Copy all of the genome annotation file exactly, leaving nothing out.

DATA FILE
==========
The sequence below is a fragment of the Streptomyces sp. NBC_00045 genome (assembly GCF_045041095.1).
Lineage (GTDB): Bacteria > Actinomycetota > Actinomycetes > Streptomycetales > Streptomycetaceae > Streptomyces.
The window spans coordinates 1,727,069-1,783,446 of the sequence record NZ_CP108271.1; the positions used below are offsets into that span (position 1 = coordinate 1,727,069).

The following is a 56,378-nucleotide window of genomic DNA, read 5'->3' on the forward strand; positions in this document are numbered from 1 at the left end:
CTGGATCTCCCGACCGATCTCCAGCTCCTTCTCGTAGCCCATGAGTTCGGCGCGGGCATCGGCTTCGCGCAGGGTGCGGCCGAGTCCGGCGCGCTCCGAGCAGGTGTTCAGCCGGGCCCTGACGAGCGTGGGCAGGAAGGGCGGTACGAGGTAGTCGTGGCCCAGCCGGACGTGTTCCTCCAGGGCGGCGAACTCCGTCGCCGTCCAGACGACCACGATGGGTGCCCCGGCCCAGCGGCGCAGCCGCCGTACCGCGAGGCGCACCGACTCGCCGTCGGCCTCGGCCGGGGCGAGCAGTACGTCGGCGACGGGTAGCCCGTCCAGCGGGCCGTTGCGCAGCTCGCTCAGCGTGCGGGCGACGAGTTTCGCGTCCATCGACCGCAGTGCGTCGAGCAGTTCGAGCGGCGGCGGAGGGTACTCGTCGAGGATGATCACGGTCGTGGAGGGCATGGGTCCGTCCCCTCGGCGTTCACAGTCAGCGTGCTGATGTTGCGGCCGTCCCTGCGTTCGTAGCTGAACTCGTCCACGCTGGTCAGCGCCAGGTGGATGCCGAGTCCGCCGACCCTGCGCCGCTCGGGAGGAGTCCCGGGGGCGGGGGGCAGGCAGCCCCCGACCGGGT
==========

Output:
The sequence below is a fragment of the Streptomyces sp. NBC_00045 genome (assembly GCF_045041095.1).
Lineage (GTDB): Bacteria > Actinomycetota > Actinomycetes > Streptomycetales > Streptomycetaceae > Streptomyces.
The window spans coordinates 1,727,069-1,783,446 of the sequence record NZ_CP108271.1; the positions used below are offsets into that span (position 1 = coordinate 1,727,069).

The following is a 56,378-nucleotide window of genomic DNA, read 5'->3' on the forward strand; positions in this document are numbered from 1 at the left end:
CTGGATCTCCCGACCGATCTCCAGCTCCTTCTCGTAGCCCATGAGTTCGGCGCGGGCATCGGCTTCGCGCAGGGTGCGGCCGAGTCCGGCGCGCTCCGAGCAGGTGTTCAGCCGGGCCCTGACGAGCGTGGGCAGGAAGGGCGGTACGAGGTAGTCGTGGCCCAGCCGGACGTGTTCCTCCAGGGCGGCGAACTCCGTCGCCGTCCAGACGACCACGATGGGTGCCCCGGCCCAGCGGCGCAGCCGCCGTACCGCGAGGCGCACCGACTCGCCGTCGGCCTCGGCCGGGGCGAGCAGTACGTCGGCGACGGGTAGCCCGTCCAGCGGGCCGTTGCGCAGCTCGCTCAGCGTGCGGGCGACGAGTTTCGCGTCCATCGACCGCAGTGCGTCGAGCAGTTCGAGCGGCGGCGGAGGGTACTCGTCGAGGATGATCACGGTCGTGGAGGGCATGGGTCCGTCCCCTCGGCGTTCACAGTCAGCGTGCTGATGTTGCGGCCGTCCCTGCGTTCGTAGCTGAACTCGTCCACGCTGGTCAGCGCCAGGTGGATGCCGAGTCCGCCGACCCTGCGCCGCTCGGGAGGAGTCCCGGGGGCGGGGGGCAGGCAGCCCCCGACCGGGT